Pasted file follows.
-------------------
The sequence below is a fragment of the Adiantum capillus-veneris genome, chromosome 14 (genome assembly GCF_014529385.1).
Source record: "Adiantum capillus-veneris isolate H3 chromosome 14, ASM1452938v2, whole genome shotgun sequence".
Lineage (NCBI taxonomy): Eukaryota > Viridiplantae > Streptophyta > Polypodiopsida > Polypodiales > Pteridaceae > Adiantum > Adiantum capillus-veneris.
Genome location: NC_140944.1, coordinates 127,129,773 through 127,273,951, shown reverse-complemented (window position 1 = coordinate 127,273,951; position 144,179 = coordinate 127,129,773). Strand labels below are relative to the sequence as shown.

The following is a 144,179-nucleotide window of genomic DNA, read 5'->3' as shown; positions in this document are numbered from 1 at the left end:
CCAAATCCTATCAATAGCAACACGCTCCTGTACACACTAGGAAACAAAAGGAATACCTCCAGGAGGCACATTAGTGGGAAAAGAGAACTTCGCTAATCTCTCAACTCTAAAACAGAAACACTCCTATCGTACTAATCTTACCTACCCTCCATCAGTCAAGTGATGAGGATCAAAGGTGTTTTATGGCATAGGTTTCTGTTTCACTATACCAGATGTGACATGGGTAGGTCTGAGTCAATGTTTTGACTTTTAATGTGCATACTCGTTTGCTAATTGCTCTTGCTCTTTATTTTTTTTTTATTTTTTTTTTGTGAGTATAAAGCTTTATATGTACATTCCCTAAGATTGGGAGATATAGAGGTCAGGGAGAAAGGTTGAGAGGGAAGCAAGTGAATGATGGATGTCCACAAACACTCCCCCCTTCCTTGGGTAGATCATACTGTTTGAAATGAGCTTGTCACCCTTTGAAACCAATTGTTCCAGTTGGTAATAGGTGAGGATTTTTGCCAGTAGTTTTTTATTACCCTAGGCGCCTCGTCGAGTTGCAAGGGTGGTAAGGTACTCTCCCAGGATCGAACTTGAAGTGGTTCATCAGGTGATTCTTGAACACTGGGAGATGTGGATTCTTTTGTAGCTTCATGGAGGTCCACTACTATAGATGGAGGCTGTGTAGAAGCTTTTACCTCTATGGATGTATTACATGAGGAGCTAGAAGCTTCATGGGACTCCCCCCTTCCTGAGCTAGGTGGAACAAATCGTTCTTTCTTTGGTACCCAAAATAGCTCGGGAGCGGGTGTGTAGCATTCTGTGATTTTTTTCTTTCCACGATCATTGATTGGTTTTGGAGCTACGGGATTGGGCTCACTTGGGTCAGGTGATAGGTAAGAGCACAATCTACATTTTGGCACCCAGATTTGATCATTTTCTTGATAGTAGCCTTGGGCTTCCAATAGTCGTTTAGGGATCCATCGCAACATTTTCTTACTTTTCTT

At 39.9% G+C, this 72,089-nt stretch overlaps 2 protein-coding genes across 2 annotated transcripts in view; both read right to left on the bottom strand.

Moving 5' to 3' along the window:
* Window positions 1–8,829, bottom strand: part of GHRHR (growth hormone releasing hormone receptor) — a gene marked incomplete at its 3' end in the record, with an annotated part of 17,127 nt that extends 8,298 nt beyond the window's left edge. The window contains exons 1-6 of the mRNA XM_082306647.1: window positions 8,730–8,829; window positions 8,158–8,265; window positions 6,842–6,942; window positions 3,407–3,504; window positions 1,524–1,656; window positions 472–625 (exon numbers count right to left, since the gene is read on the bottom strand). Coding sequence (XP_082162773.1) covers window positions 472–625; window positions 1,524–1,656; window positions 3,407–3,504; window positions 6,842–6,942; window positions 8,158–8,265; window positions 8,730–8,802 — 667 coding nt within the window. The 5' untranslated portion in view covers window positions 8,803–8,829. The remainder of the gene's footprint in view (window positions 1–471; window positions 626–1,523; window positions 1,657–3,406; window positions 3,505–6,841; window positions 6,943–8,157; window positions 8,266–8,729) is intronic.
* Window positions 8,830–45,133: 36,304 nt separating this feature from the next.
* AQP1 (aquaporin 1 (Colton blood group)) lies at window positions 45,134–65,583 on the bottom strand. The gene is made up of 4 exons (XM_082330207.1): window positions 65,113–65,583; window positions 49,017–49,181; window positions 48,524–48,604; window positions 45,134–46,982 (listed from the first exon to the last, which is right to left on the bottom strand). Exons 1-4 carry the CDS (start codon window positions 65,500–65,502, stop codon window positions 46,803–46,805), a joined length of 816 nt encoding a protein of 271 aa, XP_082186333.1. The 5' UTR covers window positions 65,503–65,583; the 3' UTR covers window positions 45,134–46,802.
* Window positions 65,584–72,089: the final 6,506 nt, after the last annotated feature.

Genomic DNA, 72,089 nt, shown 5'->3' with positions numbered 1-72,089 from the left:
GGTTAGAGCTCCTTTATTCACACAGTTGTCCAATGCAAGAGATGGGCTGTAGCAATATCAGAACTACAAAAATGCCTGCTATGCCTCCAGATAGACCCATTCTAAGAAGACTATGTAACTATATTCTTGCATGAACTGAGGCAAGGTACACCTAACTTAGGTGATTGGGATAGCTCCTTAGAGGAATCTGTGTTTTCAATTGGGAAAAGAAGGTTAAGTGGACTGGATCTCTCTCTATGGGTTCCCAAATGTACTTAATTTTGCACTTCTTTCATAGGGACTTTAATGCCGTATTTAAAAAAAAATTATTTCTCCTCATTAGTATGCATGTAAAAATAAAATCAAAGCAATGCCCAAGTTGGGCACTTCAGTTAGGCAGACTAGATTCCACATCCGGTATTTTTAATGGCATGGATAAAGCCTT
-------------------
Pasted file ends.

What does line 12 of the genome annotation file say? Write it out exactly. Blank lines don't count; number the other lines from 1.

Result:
* Window positions 65,584–72,089: the final 6,506 nt, after the last annotated feature.